Last month, I finally launched something I’ve been working on for months: the Brand Clarity Quiz!
Over the last two years, I’ve experimented with several different opt-in offers. Everything from printable art, to checklists and planners and workbooks.
Nothing really worked as well as I thought it would. And nothing really sparked joy — even in me.
I can’t remember when exactly the idea for an opt-in quiz hit me… but I know that when it did I was instantly excited. I knew I could make it work. And more importantly, I knew it would be super helpful to anyone landing on my website.
But let’s back up a little…
What is an opt-in offer, anyway?
I’m sure you’ve noticed them all over the internet. Especially if you’ve even dipped your toes into the online business world.
An opt-in offer is something (hopefully of value) that you put together for people who visit your website (hopefully your ideal client) to sign up for your email newsletter (which will hopefully convince them to buy from you through a follow up sequence).
Whenever you see someone offering a freebie in exchange for your email address, that’s an opt-in offer. And more likely than not, they’re gonna try to sell you something down the line.
That piece of the puzzle always felt kind of icky to me. Like I was supposed to trick unsuspecting small business owners into signing up for something they didn’t really want, at best. And triggering a subconscious deeply-ingrained human characteristic for my sole monetary advantage at worst.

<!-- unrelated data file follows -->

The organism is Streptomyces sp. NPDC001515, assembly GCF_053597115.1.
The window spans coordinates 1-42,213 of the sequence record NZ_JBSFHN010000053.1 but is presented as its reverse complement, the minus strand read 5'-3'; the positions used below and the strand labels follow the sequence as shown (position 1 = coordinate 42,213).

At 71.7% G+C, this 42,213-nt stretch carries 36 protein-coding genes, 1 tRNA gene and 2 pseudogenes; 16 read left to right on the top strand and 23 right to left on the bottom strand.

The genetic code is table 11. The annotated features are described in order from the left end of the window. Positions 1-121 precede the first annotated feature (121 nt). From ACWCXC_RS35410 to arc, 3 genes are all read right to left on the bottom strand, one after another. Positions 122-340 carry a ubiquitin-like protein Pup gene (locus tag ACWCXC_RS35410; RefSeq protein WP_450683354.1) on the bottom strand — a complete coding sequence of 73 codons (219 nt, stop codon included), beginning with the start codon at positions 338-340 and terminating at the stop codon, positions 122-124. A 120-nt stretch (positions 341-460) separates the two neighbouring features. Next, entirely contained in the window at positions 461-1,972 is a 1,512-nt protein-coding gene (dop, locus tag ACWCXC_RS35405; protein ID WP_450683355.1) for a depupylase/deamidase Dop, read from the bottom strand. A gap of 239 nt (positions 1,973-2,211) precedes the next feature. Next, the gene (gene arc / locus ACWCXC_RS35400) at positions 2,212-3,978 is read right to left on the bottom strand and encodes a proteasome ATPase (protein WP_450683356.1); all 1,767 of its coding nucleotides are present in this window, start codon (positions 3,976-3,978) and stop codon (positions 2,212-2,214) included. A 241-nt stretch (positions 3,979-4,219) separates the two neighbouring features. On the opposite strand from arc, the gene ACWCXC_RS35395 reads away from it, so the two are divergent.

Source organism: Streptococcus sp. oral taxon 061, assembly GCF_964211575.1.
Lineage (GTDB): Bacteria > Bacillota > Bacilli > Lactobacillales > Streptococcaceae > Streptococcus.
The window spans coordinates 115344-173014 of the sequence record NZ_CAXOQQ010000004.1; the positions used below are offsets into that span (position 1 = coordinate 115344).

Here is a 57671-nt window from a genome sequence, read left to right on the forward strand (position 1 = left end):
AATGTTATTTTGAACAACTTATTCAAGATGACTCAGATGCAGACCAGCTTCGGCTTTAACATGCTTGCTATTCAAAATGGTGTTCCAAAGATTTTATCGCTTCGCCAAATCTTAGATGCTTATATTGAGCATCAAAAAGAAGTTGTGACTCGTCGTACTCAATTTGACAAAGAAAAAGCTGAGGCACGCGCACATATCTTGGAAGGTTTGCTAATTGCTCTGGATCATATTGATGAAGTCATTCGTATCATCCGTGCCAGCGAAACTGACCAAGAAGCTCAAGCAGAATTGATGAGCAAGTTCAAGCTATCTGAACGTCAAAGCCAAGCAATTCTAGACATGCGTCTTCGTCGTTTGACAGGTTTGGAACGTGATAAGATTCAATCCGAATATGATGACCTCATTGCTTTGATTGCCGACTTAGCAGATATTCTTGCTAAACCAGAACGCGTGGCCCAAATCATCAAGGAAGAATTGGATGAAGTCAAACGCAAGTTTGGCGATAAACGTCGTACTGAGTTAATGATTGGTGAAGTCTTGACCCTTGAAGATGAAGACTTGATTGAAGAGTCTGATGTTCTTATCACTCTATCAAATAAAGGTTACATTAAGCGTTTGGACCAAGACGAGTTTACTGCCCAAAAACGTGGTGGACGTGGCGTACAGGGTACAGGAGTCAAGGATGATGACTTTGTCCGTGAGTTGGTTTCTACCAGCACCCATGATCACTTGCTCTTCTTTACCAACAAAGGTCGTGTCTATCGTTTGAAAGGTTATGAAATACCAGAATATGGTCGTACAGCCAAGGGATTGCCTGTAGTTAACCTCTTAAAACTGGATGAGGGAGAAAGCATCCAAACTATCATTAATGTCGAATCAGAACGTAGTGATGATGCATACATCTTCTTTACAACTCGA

I’m not cool with either of those. Because…
Selling is hard
Selling can be hard.
I think any of us who struggle with selling have trouble seeing the value of what we’re trying to sell. Because when you believe in what you’re selling and know your customer needs it selling really isn’t that hard. It’s actually pretty enjoyable.
I know deep in my heart of hearts that what I have to sell is valuable. I know people need it. I even know it’s worth more than what I’m currently charging.
And so, I don’t really have a problem with selling my thing. Really, it doesn’t even look like the icky “selling” we all think of. Instead, it looks more like an open-ended exploratory conversation with another human in which I’m trying to figure out how to best help them move their business forward.
Sometimes that means working with me. But many times, it looks like pointing them to the right resources or just sitting and listening.
Which is why pushing a random opt-in that may or may not actually be helpful to the person downloading it AND following up with a bunch of pushy emails AND trying to sell them something that I’m not sure they really need felt gross.
But opt-in offers can be great
As my good friend Kat of The Startup Funnel Strategist (who I think I reference in every other blog post now… Hi Kat!) told me, most people who land on your website aren’t going to buy your thing immediately. Or even email you to ask about it. Or schedule that free consultation you’re offering.
It’s not that your thing isn’t great. Its that they’re just not ready yet.
Especially if your offer is big and expensive and requires a ton of trus. Anyone else think that sounds like branding?
So how do you start the exploratory conversation with the people who need your thing?
This is what made me completely change my mind about opt-in offers and this whole model of marketing. Because if you look at opt-ins as a way to reach the people who really truly need you, this kind of system totally makes sense.